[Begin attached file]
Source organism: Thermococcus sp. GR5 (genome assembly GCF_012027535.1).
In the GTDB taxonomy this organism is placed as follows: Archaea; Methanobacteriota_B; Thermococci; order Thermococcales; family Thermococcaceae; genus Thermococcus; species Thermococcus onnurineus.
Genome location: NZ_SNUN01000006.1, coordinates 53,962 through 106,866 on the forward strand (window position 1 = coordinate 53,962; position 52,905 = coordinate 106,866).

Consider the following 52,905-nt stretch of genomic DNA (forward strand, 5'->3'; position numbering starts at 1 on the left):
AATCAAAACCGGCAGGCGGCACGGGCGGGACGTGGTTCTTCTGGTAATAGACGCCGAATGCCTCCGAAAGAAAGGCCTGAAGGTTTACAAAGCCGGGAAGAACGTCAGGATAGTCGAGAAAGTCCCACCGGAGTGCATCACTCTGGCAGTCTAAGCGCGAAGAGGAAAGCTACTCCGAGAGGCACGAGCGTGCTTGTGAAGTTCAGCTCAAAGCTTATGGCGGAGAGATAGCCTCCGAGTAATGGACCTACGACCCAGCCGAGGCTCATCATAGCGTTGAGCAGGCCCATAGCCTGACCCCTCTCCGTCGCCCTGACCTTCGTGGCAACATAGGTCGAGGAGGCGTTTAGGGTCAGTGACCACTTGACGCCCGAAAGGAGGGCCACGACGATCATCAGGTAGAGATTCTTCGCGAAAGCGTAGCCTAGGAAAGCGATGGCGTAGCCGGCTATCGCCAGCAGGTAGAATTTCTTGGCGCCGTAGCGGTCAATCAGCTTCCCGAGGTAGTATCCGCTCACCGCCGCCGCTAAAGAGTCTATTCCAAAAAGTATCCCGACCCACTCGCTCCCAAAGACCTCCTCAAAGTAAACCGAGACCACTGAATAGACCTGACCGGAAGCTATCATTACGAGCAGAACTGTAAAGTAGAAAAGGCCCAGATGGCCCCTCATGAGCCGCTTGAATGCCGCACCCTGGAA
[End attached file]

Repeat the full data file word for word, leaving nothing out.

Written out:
Source organism: Thermococcus sp. GR5 (genome assembly GCF_012027535.1).
In the GTDB taxonomy this organism is placed as follows: Archaea; Methanobacteriota_B; Thermococci; order Thermococcales; family Thermococcaceae; genus Thermococcus; species Thermococcus onnurineus.
Genome location: NZ_SNUN01000006.1, coordinates 53,962 through 106,866 on the forward strand (window position 1 = coordinate 53,962; position 52,905 = coordinate 106,866).

Consider the following 52,905-nt stretch of genomic DNA (forward strand, 5'->3'; position numbering starts at 1 on the left):
AATCAAAACCGGCAGGCGGCACGGGCGGGACGTGGTTCTTCTGGTAATAGACGCCGAATGCCTCCGAAAGAAAGGCCTGAAGGTTTACAAAGCCGGGAAGAACGTCAGGATAGTCGAGAAAGTCCCACCGGAGTGCATCACTCTGGCAGTCTAAGCGCGAAGAGGAAAGCTACTCCGAGAGGCACGAGCGTGCTTGTGAAGTTCAGCTCAAAGCTTATGGCGGAGAGATAGCCTCCGAGTAATGGACCTACGACCCAGCCGAGGCTCATCATAGCGTTGAGCAGGCCCATAGCCTGACCCCTCTCCGTCGCCCTGACCTTCGTGGCAACATAGGTCGAGGAGGCGTTTAGGGTCAGTGACCACTTGACGCCCGAAAGGAGGGCCACGACGATCATCAGGTAGAGATTCTTCGCGAAAGCGTAGCCTAGGAAAGCGATGGCGTAGCCGGCTATCGCCAGCAGGTAGAATTTCTTGGCGCCGTAGCGGTCAATCAGCTTCCCGAGGTAGTATCCGCTCACCGCCGCCGCTAAAGAGTCTATTCCAAAAAGTATCCCGACCCACTCGCTCCCAAAGACCTCCTCAAAGTAAACCGAGACCACTGAATAGACCTGACCGGAAGCTATCATTACGAGCAGAACTGTAAAGTAGAAAAGGCCCAGATGGCCCCTCATGAGCCGCTTGAATGCCGCACCCTGGAA